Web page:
State Budget Surpluses?

For years now, we have been hearing how state and local budgets were struggling.  States were banking their stimulus dollars (particularly their K-12 education funds) in anticipation of a far rainier day.  Education budgets frozen.  Teachers jobs eliminated.  Purchases of textbooks or technology frozen.  All because of growing budget deficits and the looming absence of stimulus funds to prop up the states.

Eduflack even opined on it back in the summer of 2009, when then-new NCSL data showed massive budget gaps in those states originally teed up to be potential Race to the Top winners.

The “sky is falling” mentality has only grown more acute over the last year, as states and localities have been wringing their hands over two issues.  The first is the long-term cost of budget items, essentially the “pensionability” of actions such as giving teachers raises.  The second, and far more serious, concern is the overhaul coming to state Medicaid requirements, and the astronomical related costs coming to a state near you in 2014.
So we’ve become accustomed to the “end of days” rhetoric that has dogged state politics, and by extension state education policy, the past two or so years.  Then something comes along that causes us to re-center our thinking on the whole matter.
Under the headline, “Many states celebrate surpluses as Congress struggles with debt,” the Washington Times notes that “a dozen states ended fiscal 2011 with surpluses.”  Those states include Indiana (which just gave non-pensionable bonuses to state employees), Idaho, Maine, Iowa, Ohio, Arkansas, and South Carolina.
But as NCSL revealed in 2009, many of these states were already the “low-hanging fruit” when it came to states with reversible budget problems.  Even Ohio, which once faced an $8 billion deficit faced a gap less than 5 percent of the total fund.  In fact, when we look again at the states singled out by the Washington Times, and then look at what Eduflack wrote in July of 2009:
On the flip side, there are some interesting states that appear to be in the best financial shape, where their budget gaps are less than 5 percent of the general fund, meaning (in theory) that public education will face a scalpel, and not an axe.  So there may be opportunities in states like Arkansas, Missouri, Indiana, and Ohio to quickly put real reforms in place and document the impact it is having on student learning.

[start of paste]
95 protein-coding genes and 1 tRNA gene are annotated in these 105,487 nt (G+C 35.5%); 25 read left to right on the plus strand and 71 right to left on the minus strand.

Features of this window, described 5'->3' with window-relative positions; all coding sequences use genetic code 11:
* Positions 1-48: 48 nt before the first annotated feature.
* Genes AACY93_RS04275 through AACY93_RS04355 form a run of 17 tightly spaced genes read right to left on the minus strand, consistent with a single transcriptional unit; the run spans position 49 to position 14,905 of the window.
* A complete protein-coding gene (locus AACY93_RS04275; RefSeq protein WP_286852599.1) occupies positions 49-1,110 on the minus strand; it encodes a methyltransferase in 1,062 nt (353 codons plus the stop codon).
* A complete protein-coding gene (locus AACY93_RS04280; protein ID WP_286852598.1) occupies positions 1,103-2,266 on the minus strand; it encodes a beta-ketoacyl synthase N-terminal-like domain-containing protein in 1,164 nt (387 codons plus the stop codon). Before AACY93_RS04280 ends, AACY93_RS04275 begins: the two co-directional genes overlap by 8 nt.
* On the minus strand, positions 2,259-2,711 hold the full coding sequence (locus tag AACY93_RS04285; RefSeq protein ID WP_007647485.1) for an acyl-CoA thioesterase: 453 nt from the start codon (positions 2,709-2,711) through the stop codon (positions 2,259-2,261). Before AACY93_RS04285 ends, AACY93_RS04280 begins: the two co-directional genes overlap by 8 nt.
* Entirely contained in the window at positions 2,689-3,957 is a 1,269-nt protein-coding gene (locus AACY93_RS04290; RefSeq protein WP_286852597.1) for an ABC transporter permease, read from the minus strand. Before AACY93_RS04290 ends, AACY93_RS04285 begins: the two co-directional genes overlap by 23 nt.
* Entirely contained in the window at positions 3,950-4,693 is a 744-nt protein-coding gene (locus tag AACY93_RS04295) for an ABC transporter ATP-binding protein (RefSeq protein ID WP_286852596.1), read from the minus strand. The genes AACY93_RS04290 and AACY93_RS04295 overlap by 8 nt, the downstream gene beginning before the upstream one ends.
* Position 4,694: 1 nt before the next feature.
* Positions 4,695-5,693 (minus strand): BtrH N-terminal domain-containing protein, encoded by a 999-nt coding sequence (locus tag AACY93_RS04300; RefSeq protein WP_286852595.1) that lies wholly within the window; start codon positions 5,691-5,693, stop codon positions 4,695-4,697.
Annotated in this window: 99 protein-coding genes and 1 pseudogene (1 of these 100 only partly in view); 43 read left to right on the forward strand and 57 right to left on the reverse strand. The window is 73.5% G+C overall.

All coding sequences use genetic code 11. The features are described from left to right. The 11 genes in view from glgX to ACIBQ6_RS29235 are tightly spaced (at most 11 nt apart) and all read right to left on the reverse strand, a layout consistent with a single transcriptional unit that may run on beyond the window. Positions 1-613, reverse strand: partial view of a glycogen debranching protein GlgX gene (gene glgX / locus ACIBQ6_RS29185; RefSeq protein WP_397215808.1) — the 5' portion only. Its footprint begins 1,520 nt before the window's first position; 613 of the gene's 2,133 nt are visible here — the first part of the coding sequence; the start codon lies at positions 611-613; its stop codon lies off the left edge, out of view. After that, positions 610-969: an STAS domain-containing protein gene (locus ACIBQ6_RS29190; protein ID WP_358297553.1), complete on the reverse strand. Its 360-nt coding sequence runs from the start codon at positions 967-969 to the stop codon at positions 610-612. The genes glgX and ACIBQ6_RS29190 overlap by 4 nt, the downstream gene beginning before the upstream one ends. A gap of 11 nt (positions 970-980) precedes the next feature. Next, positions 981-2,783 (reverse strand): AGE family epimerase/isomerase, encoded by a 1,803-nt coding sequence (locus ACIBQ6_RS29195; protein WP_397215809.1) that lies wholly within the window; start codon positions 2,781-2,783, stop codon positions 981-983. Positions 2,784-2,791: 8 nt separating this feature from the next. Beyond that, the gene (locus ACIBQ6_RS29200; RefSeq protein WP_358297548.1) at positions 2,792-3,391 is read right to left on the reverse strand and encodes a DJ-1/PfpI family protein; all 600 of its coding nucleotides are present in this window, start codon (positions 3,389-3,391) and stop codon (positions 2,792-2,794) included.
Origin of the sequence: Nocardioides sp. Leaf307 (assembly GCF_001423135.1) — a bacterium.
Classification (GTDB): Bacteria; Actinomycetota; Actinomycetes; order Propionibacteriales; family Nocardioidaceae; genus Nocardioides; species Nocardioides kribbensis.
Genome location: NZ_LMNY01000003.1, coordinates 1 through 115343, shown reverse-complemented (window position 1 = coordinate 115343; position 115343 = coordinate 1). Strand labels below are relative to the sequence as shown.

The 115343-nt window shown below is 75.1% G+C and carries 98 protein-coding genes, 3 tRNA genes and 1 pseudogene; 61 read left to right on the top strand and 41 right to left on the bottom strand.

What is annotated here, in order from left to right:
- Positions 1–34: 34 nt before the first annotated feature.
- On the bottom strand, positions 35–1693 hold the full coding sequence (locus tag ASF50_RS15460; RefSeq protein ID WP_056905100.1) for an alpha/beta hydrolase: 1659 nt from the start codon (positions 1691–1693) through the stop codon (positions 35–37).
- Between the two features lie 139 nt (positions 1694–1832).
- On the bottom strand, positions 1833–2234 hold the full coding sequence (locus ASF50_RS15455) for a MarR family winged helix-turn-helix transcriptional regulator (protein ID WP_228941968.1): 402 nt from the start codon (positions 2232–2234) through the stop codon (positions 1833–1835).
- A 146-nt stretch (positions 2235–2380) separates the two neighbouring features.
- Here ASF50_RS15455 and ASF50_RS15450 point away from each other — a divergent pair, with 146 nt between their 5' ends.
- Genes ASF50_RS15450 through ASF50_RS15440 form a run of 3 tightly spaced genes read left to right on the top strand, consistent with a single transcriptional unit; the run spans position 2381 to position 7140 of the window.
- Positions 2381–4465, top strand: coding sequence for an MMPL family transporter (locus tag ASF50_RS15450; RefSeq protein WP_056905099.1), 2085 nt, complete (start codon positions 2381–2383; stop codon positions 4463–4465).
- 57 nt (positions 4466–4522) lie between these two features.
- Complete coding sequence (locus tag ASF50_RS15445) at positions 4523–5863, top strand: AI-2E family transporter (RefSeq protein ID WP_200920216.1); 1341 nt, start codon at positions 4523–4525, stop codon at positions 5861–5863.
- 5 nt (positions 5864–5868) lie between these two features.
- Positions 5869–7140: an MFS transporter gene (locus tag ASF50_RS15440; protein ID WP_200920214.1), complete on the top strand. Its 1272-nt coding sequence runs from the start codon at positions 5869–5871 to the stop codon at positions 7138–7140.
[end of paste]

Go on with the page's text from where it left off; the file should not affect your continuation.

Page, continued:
Without a crystal ball, we predicted that states like Arkansas, Indiana, and Ohio would have the opportunity to address those projected budget gaps in a way that would not cause grave physical harm to public education in those states.  In Indiana, for example, Gov. Mitch Daniels seems to have done that, enacting real school reforms (though the impact of changes to public employees in general obviously has real impact on the teachers leading our classrooms).  In Ohio, we still need to wait to see the long-term impact, as Gov. John Kasich has addressed the overall budget, but did so as Ohio schools were already suffering from cuts and freezes enacted by his predecessor.  Like it or not, that scalpel has led to real education reform policies, including those focused on teacher quality and LIFO. 
So it begs some important questions.  In these dozen states that have done the impossible, and turned budget gaps into surpluses, how does education spending today, at the end of FY2011, measure up to K-12 education spending in FY2008?  What changes, if any, have been made to ensure that school improvement efforts are adequately funded, and that reduced school spending isn’t simply going to fund that which isn’t working?  And perhaps most importantly, how are these surpluses being designated, particularly as we think about the miles to go on real school improvement in these states?

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